Animal experiments have revealed that PLA2 inhibition resulted in synaptic plasticity impairment and decreased performance in memory tasks. For instance, intracerebral injection of wide-spectrum PLA2 inhibitors into chick intermediate medial hyperstriatum ventrale curbs the learning of a passive avoidance task [78], while intraperitoneal injection in rats impedes spatial learning in the Morris water maze [79]. Likewise, intracerebroventricular or intrahippocampal injection of specific iPLA2 inhibitors impairs spatial working memory in rodents [80]. In addition, acquisition of 1-trial step-down inhibitory avoidance in rats was shown to be correlated with increased iPLA2 activity in hippocampus, while bilateral injection of iPLA2 inhibitors in region CA1 of the dorsal hippocampus prior to training hindered both short-term and long-term memory [81]. In a modified protocol developed to test memory retrieval, the same group recently showed that injection of the dual cPLA2 and iPLA2 inhibitor palmitoyl trifluoromethylketone in region CA1 of the rat dorsal hippocampus before performance testing impaired trained behaviour in the step-down inhibitory avoidance task [82]. Importantly, memory retrieval was re-established after recovery of PLA2 activity, indicating that these PLA2s are indeed necessary for memory stabilization. Hence, intact iPLA2 activity seems to be critical for proper memory acquisition as well as retrieval. However, the identity of iPLA2 isoforms involved in memory acquisition and retrieval remains to be determined.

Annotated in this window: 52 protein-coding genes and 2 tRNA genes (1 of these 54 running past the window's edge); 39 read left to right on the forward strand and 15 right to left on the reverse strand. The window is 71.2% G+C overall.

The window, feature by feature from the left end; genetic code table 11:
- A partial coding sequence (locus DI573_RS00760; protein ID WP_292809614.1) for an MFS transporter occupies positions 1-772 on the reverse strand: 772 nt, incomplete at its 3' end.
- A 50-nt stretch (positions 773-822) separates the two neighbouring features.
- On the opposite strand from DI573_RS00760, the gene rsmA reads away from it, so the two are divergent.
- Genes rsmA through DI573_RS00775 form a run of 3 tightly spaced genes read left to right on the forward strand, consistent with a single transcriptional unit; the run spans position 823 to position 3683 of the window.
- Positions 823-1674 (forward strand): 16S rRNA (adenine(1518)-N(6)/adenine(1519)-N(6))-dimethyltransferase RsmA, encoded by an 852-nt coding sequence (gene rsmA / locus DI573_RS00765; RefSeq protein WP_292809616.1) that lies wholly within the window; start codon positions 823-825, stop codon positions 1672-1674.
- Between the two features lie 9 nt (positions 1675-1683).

3. iPLA2 and Neuronal Cell Death Mechanisms

Recently, evidence from studies with nonneuronal cells has suggested that iPLA2 enzymes may have diverse effects on cell death. First, constitutive iPLA2 activity may contribute to cell death since iPLA2β overexpression amplifies thapsigargin-induced apoptosis in INS-1 insulinoma cells [83] and accelerates U937 cell death after long-term exposure to hydrogen peroxide [84]. iPLA2 has been shown to play a pivotal role in oxidative damage of astrocytes [85], and its blockade by BEL dampens oligomeric amyloid-β- (Aβ1-42-) induced mitochondrial membrane potential loss and reactive oxygen species production in these cells [86]. Moreover, iPLA2 inhibition reduces the size of infarcts produced by global ischemia [87]. On the other hand, iPLA2 activity has also been shown to protect against cell death, as inhibition of iPLA2 accentuates oxidant-induced cell death in renal proximal tubule cells and astrocytes [88, 89]. Likewise, iPLA2 activity may also have deleterious or beneficial effects on neurons. For instance, acute inhibition of iPLA2 activity by racemic BEL has been found to be neuroprotective in organotypic hippocampal slices exposed to oxygen-glucose deprivation [90]. In contrast, immature cultures of primary cortical neurons exposed for several days to BEL showed decreased cellular viability and neuritic growth [91, 92]. Moreover, iPLA2β knockout mice exhibit abnormal motor behaviors possibly related to the appearance of vacuoles and ubiquitin-positive axonal swelling (spheroids) in many brain regions [93, 94], suggesting that iPLA2β dysfunction leads to axonal dystrophy.